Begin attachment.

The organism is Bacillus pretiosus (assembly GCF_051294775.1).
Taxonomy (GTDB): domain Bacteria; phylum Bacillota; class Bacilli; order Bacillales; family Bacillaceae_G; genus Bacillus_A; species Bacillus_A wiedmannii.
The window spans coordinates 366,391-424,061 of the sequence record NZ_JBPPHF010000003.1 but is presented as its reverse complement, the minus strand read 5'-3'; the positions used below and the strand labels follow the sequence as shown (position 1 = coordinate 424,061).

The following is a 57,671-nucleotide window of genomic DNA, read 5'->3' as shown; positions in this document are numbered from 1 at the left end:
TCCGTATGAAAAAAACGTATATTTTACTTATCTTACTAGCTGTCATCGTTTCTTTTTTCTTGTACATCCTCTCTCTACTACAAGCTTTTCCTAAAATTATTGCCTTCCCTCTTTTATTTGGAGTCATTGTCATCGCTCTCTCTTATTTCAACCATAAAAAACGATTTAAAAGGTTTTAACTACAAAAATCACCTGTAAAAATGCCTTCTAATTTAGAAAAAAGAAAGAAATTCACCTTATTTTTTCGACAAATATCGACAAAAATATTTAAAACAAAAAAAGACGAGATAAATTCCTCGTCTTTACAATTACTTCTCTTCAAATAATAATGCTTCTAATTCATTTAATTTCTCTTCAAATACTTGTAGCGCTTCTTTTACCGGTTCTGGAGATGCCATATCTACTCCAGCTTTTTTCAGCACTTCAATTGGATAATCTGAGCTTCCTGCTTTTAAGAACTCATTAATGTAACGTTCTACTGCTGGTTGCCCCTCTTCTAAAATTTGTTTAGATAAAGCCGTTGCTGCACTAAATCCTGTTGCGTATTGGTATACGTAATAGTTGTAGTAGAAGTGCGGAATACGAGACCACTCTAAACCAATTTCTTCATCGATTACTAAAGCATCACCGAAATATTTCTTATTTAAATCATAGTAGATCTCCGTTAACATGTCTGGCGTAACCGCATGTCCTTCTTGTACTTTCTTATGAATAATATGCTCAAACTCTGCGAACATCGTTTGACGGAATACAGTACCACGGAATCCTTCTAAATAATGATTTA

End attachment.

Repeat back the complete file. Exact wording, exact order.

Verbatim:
The organism is Bacillus pretiosus (assembly GCF_051294775.1).
Taxonomy (GTDB): domain Bacteria; phylum Bacillota; class Bacilli; order Bacillales; family Bacillaceae_G; genus Bacillus_A; species Bacillus_A wiedmannii.
The window spans coordinates 366,391-424,061 of the sequence record NZ_JBPPHF010000003.1 but is presented as its reverse complement, the minus strand read 5'-3'; the positions used below and the strand labels follow the sequence as shown (position 1 = coordinate 424,061).

The following is a 57,671-nucleotide window of genomic DNA, read 5'->3' as shown; positions in this document are numbered from 1 at the left end:
TCCGTATGAAAAAAACGTATATTTTACTTATCTTACTAGCTGTCATCGTTTCTTTTTTCTTGTACATCCTCTCTCTACTACAAGCTTTTCCTAAAATTATTGCCTTCCCTCTTTTATTTGGAGTCATTGTCATCGCTCTCTCTTATTTCAACCATAAAAAACGATTTAAAAGGTTTTAACTACAAAAATCACCTGTAAAAATGCCTTCTAATTTAGAAAAAAGAAAGAAATTCACCTTATTTTTTCGACAAATATCGACAAAAATATTTAAAACAAAAAAAGACGAGATAAATTCCTCGTCTTTACAATTACTTCTCTTCAAATAATAATGCTTCTAATTCATTTAATTTCTCTTCAAATACTTGTAGCGCTTCTTTTACCGGTTCTGGAGATGCCATATCTACTCCAGCTTTTTTCAGCACTTCAATTGGATAATCTGAGCTTCCTGCTTTTAAGAACTCATTAATGTAACGTTCTACTGCTGGTTGCCCCTCTTCTAAAATTTGTTTAGATAAAGCCGTTGCTGCACTAAATCCTGTTGCGTATTGGTATACGTAATAGTTGTAGTAGAAGTGCGGAATACGAGACCACTCTAAACCAATTTCTTCATCGATTACTAAAGCATCACCGAAATATTTCTTATTTAAATCATAGTAGATCTCCGTTAACATGTCTGGCGTAACCGCATGTCCTTCTTGTACTTTCTTATGAATAATATGCTCAAACTCTGCGAACATCGTTTGACGGAATACAGTACCACGGAATCCTTCTAAATAATGATTTA